The many types of information presented to a judge or jury designed to convince them of the truth or falsity of key facts. Evidence typically includes testimony... (more...)
The many types of information presented to a judge or jury designed to convince them of the truth or falsity of key facts. Evidence typically includes testimony of witnesses, documents, photographs, items of damaged property, government records, videos and laboratory reports. Rules that are as strict as they are quirky and technical govern what types of evidence can be properly admitted as part of a trial. For example, the hearsay rule purports to prevent secondhand testimony of the 'he said, she said' variety, but the existence of dozens of exceptions often means that hairsplitting lawyers can find a way to introduce such testimony into evidence. See also admissible evidence, inadmissible evidence.

CONSIDERATION

The basis of a contract. Consideration is a benefit or right for which the parties to a contract must bargain; the contract is founded on an exchange of one for... (more...)
The basis of a contract. Consideration is a benefit or right for which the parties to a contract must bargain; the contract is founded on an exchange of one form of consideration for another. Consideration may be a promise to perform a certain act -- for example, a promise to fix a leaky roof -- or a promise not to do something, such as build a second story on a house that will block the neighbor's view. Whatever its particulars, consideration must be something of value to the people who are making the contract.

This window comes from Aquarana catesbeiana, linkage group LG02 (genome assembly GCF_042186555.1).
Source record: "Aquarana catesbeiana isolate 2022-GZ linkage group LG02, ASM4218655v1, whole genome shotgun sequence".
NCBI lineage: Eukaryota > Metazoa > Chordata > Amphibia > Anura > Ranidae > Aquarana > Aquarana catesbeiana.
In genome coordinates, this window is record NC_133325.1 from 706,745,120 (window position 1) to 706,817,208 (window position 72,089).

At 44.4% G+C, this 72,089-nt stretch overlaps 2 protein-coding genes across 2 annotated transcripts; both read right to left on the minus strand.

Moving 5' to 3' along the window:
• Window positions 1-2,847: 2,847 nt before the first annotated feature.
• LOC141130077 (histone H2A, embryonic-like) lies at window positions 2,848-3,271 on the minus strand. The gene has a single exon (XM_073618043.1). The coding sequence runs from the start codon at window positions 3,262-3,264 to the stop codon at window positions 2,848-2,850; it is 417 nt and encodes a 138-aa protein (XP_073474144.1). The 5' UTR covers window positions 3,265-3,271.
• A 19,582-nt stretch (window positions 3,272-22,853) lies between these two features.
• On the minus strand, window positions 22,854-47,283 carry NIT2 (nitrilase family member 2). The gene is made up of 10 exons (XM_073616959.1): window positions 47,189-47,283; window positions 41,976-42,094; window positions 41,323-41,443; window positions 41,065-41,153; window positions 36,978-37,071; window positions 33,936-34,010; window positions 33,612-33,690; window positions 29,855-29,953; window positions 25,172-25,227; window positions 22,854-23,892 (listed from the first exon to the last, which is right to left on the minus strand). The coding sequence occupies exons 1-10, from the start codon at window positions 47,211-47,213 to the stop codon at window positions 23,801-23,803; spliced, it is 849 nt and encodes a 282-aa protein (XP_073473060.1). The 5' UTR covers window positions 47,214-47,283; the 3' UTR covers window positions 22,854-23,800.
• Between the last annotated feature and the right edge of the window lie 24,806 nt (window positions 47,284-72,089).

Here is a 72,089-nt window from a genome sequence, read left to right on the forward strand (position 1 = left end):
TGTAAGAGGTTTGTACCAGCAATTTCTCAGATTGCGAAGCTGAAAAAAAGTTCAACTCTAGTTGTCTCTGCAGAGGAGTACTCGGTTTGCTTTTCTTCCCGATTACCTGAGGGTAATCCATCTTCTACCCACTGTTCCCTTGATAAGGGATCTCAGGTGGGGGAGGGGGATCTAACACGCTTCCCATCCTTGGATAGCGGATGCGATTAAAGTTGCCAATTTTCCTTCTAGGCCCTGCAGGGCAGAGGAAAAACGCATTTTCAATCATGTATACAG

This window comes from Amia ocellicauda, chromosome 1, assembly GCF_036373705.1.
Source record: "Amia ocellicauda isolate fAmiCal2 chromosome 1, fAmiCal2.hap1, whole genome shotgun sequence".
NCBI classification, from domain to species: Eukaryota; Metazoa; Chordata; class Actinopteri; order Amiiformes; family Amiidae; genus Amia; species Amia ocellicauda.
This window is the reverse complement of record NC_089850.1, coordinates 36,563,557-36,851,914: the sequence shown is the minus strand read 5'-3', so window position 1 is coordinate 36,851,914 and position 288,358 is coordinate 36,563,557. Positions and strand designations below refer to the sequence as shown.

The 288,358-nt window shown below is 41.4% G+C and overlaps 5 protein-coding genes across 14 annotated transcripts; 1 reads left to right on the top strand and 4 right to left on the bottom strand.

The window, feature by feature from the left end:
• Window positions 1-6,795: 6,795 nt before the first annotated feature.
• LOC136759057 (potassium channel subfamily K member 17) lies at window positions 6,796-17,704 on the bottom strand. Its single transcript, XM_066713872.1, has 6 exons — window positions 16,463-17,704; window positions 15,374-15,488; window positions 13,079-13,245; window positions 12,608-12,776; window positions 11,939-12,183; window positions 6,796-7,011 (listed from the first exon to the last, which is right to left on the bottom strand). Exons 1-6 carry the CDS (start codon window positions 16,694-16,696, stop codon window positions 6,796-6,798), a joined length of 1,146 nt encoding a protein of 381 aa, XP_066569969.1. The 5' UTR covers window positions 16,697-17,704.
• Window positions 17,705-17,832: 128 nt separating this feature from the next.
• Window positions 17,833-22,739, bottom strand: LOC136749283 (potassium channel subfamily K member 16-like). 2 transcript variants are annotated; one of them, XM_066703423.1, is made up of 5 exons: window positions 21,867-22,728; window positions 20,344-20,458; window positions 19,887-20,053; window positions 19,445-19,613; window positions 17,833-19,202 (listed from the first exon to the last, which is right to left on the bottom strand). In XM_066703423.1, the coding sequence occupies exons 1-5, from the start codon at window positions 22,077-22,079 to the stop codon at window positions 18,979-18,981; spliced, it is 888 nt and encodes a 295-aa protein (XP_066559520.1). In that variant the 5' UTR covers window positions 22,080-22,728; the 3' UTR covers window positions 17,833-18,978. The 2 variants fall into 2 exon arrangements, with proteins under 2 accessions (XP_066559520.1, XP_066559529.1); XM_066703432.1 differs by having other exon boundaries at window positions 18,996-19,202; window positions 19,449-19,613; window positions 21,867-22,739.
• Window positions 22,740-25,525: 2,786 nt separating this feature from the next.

BEQUEST

The legal term for personal property (anything but real estate) left in a will.

FORECLOSURE

The forced sale of real estate to pay off a loan on which the owner of the property has defaulted.

WORDS OF PROCREATION

Language used to leave property to a person and his or her descendants, which typically take the form 'to A, and the heirs of his body,' where A is the person r... (more...)
Language used to leave property to a person and his or her descendants, which typically take the form 'to A, and the heirs of his body,' where A is the person receiving the property.

SAMPLE LEGAL CASES

Boelter v. Tschantz

... 1 HOOVER, PJ. Terri Boelter appeals a judgment, and an order denying her motion for reconsideration, entered after a trial de novo on claims against her landlord. ... 2006), which provides: A landlord may withhold from a tenant's security deposit only for the following: . . . . ...

MARYLAND ARMS LTD. PARTNERSHIP v. Connell

... is void; (2) § 704.07(3) makes Cari Connell responsible for damages only when she is negligent or improperly uses the rented premises, and she was not negligent, nor did she improperly use the premises; and (3) the clear implication of § 704.07 is that the landlord is obligated ...

PUCCETTI v. Olsen

... Both hornbook law and the statutes provide that when a landlord accepts the tenant's surrender of the lease, he forfeits his right to future rents and damages; therefore, we reverse. ... Id. ¶ 11 We rejected Tully's arguments. First, we restated hornbook landlord/tenant law. ...